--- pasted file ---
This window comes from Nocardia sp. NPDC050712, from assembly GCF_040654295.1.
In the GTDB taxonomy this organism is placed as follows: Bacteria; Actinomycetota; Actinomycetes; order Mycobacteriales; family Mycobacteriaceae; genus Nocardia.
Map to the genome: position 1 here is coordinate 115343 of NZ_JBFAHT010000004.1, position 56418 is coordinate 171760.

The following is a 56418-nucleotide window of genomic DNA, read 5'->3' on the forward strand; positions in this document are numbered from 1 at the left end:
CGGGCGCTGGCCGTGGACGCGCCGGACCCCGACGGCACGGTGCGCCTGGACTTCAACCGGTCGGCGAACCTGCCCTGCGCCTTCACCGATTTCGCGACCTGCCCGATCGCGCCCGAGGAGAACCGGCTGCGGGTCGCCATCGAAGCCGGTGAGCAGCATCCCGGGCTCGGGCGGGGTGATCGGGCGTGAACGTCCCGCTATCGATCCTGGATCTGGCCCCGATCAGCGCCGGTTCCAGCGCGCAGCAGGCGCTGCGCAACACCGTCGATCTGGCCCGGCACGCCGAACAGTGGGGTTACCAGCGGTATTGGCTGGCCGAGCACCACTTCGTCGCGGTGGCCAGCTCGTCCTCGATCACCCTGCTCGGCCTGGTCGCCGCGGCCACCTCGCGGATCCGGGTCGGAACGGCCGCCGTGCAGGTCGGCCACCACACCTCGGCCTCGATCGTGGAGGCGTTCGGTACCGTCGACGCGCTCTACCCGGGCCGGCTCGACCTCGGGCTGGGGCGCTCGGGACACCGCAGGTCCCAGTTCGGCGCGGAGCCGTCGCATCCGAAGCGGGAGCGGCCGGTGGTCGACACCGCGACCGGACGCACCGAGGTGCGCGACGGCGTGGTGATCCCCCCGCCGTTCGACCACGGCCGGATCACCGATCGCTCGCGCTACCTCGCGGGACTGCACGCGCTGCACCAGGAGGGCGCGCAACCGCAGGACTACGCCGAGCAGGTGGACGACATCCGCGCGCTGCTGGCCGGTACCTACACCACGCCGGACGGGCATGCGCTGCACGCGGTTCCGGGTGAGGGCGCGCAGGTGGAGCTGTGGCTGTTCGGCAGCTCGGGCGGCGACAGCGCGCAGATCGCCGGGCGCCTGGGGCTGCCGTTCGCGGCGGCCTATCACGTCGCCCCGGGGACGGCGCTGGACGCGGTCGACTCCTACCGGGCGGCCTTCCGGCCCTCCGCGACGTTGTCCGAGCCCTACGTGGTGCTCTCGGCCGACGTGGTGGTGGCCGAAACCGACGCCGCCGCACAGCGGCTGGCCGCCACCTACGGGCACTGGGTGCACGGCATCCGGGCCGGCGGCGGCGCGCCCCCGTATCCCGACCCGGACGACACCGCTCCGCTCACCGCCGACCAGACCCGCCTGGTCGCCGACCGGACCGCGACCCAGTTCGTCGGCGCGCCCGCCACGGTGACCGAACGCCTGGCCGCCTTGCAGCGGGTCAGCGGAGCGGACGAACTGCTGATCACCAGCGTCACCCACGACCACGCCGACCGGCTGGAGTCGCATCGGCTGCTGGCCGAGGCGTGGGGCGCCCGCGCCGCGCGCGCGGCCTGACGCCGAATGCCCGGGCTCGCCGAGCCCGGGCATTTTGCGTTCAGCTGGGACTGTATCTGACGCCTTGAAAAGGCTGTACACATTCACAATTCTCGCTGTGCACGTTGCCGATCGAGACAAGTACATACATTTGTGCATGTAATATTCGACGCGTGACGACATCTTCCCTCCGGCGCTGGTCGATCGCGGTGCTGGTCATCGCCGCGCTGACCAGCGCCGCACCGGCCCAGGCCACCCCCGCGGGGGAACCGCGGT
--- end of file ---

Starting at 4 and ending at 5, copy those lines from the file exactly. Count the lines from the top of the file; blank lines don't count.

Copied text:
The following is a 56418-nucleotide window of genomic DNA, read 5'->3' on the forward strand; positions in this document are numbered from 1 at the left end:
CGGGCGCTGGCCGTGGACGCGCCGGACCCCGACGGCACGGTGCGCCTGGACTTCAACCGGTCGGCGAACCTGCCCTGCGCCTTCACCGATTTCGCGACCTGCCCGATCGCGCCCGAGGAGAACCGGCTGCGGGTCGCCATCGAAGCCGGTGAGCAGCATCCCGGGCTCGGGCGGGGTGATCGGGCGTGAACGTCCCGCTATCGATCCTGGATCTGGCCCCGATCAGCGCCGGTTCCAGCGCGCAGCAGGCGCTGCGCAACACCGTCGATCTGGCCCGGCACGCCGAACAGTGGGGTTACCAGCGGTATTGGCTGGCCGAGCACCACTTCGTCGCGGTGGCCAGCTCGTCCTCGATCACCCTGCTCGGCCTGGTCGCCGCGGCCACCTCGCGGATCCGGGTCGGAACGGCCGCCGTGCAGGTCGGCCACCACACCTCGGCCTCGATCGTGGAGGCGTTCGGTACCGTCGACGCGCTCTACCCGGGCCGGCTCGACCTCGGGCTGGGGCGCTCGGGACACCGCAGGTCCCAGTTCGGCGCGGAGCCGTCGCATCCGAAGCGGGAGCGGCCGGTGGTCGACACCGCGACCGGACGCACCGAGGTGCGCGACGGCGTGGTGATCCCCCCGCCGTTCGACCACGGCCGGATCACCGATCGCTCGCGCTACCTCGCGGGACTGCACGCGCTGCACCAGGAGGGCGCGCAACCGCAGGACTACGCCGAGCAGGTGGACGACATCCGCGCGCTGCTGGCCGGTACCTACACCACGCCGGACGGGCATGCGCTGCACGCGGTTCCGGGTGAGGGCGCGCAGGTGGAGCTGTGGCTGTTCGGCAGCTCGGGCGGCGACAGCGCGCAGATCGCCGGGCGCCTGGGGCTGCCGTTCGCGGCGGCCTATCACGTCGCCCCGGGGACGGCGCTGGACGCGGTCGACTCCTACCGGGCGGCCTTCCGGCCCTCCGCGACGTTGTCCGAGCCCTACGTGGTGCTCTCGGCCGACGTGGTGGTGGCCGAAACCGACGCCGCCGCACAGCGGCTGGCCGCCACCTACGGGCACTGGGTGCACGGCATCCGGGCCGGCGGCGGCGCGCCCCCGTATCCCGACCCGGACGACACCGCTCCGCTCACCGCCGACCAGACCCGCCTGGTCGCCGACCGGACCGCGACCCAGTTCGTCGGCGCGCCCGCCACGGTGACCGAACGCCTGGCCGCCTTGCAGCGGGTCAGCGGAGCGGACGAACTGCTGATCACCAGCGTCACCCACGACCACGCCGACCGGCTGGAGTCGCATCGGCTGCTGGCCGAGGCGTGGGGCGCCCGCGCCGCGCGCGCGGCCTGACGCCGAATGCCCGGGCTCGCCGAGCCCGGGCATTTTGCGTTCAGCTGGGACTGTATCTGACGCCTTGAAAAGGCTGTACACATTCACAATTCTCGCTGTGCACGTTGCCGATCGAGACAAGTACATACATTTGTGCATGTAATATTCGACGCGTGACGACATCTTCCCTCCGGCGCTGGTCGATCGCGGTGCTGGTCATCGCCGCGCTGACCAGCGCCGCACCGGCCCAGGCCACCCCCGCGGGGGAACCGCGGT